Extra Virgin Olive Oil

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Chiquitita EVOO

Mild Intensity

Crush Date: November 2016

Originating only very recently in Spain in 1991, this New Cultivar is a cross between the iconic Spanish Picual and Arbequina varieties. Our example is Sweet and Delicate and hails form Portugal. Displays pleasant notes of Green Almond and Olive. Rare!

Polyphenols: 179                                   FFA: 0.10

Oleic Acid: 70.7                               Peroxide: 3.9

DAGs: 95.7                                      PPP: 1.6

Country of origin: Portugal


Fresh olives and gray background. Olives in bowl and spoon.

Galega EVOO

Intensity: Medium

Crush Date: November 2016

The dominant variety in Portugal, this early Harvest example is Perfectly balanced with equal parts Pungency and Bitterness. Delicate, Creamy and Viscous with pleasant confectionary flavors, Berry Notes and Creamy Almond.

Low FFA, high smoke point.

Polyphenols: 263                         FFA: 0.10

Oleic Acid: 73.6                          Peroxide: 6.9

DAGs: 98                                     PPP: <1.0

 Country of origin: Portugal


Olive oil

Arbosana EVOO

Medium  Intensity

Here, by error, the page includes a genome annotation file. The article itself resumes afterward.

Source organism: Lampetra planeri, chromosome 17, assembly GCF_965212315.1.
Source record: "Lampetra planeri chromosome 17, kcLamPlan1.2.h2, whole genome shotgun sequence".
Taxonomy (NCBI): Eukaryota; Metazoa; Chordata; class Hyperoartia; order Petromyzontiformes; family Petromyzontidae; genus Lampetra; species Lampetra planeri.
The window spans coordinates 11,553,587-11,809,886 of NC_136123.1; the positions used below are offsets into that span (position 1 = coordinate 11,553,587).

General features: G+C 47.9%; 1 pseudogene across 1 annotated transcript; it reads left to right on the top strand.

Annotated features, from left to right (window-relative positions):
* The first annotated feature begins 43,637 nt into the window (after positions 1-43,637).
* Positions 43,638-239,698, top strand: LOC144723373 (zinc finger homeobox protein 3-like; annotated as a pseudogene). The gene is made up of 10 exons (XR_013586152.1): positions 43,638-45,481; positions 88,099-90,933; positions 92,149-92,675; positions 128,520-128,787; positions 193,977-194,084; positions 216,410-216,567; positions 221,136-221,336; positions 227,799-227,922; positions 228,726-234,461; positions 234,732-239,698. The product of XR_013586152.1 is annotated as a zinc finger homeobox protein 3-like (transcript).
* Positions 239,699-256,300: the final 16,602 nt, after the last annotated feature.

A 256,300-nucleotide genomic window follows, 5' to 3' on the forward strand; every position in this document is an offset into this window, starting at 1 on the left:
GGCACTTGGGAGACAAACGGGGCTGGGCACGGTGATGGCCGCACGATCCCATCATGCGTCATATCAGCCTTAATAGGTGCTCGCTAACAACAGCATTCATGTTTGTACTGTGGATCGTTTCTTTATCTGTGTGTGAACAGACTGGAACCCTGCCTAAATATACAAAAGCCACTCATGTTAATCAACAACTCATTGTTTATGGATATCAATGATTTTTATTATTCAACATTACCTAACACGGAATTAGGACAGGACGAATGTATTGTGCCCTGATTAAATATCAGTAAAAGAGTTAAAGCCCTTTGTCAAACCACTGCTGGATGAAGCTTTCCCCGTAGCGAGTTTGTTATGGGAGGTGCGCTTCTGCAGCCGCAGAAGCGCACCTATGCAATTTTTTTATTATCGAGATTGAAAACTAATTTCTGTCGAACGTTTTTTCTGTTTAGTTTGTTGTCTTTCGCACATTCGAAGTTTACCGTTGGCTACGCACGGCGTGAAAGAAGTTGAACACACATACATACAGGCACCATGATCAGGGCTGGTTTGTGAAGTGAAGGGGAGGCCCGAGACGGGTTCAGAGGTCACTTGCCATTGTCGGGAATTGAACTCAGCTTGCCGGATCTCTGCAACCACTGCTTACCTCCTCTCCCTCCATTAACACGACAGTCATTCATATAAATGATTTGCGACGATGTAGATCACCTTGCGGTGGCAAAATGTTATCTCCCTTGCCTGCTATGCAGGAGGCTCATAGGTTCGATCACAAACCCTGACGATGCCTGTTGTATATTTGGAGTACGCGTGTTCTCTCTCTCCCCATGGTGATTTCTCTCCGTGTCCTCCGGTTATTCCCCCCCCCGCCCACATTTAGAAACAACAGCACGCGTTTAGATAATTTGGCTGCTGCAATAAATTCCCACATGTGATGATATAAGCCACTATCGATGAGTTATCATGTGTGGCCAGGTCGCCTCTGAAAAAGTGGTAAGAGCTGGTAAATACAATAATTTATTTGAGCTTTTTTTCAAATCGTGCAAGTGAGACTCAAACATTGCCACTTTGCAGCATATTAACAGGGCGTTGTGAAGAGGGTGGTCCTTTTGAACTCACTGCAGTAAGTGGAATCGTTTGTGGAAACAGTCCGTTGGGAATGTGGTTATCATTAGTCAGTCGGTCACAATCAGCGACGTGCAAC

Crush Date: November 2016

Our first ever Portuguese Arbosana is Fruity with a creamy mouth feel. Flavor notes are slightly confectionary & include Green Almond, Banana & Berry. Medium Intensity & very Balanced with a nice Pepper Finish.

Polyphenols: 235 ppm                FFA: 0.10

Oleic Acid: 74.8                          Peroxide: 5.1

DAGs: 96.2                                 PPP: <1.0

Country of origin:  Portugal


olive oil

Hojiblanca EVOO

Robust Intensity

Crush Date: November 2016

Green, Herbaceous notes of Artichoke and Wheat Grass are indicative of harvesting this variety early. Early Harvest results in a loss of yield but an increase in Quality markers listed below. High phenolic content and low FFA make this ideal for cooking! Lingering pungency.

Polyphenols: 457                                    FFA: 0.10

Oleic Aced: 76                                       Peroxide: 6.6

DAGs: 95.7                                             PPP: 1.2

Country of Origin: Spain


Olive pugliesi

Coratina EVOO

 Robust Intensity

Crush Date:  May 2017

This outstanding example of Coratina from Uruguay is intensely herbaceous and grassy with notes of Green Almond & Cinnamon. High in phenolic content, this beautiful oil displays complex Green Fruit characteristics and a nice Pepper finish. Bold and Tuscan in style. A favorite for the Olive Oil connoisseur.

Polyphenols: 390 ppm                      FFA: 0.20

Oleic Acid: 77.1                                  Peroxide: 4.0

DAGS: 93.8                                     PPP: <1.0

Country of Origin:  Uruguay


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Picual EVOO

Intensity Robust

Crush Date: November 2016

This flawless Spanish Oil comes from one of the most decorated Producers in the World! Notes include Green Tomato Leaf, fresh cut Grass and Garden Herbs. Ample Bitterness and pungency make this oil a Favorite among Olive Oil aficionados !  A visually stunning example of early harvest Emerald Green Picual.

Polyphenols: 396ppm                 FFA: 0.20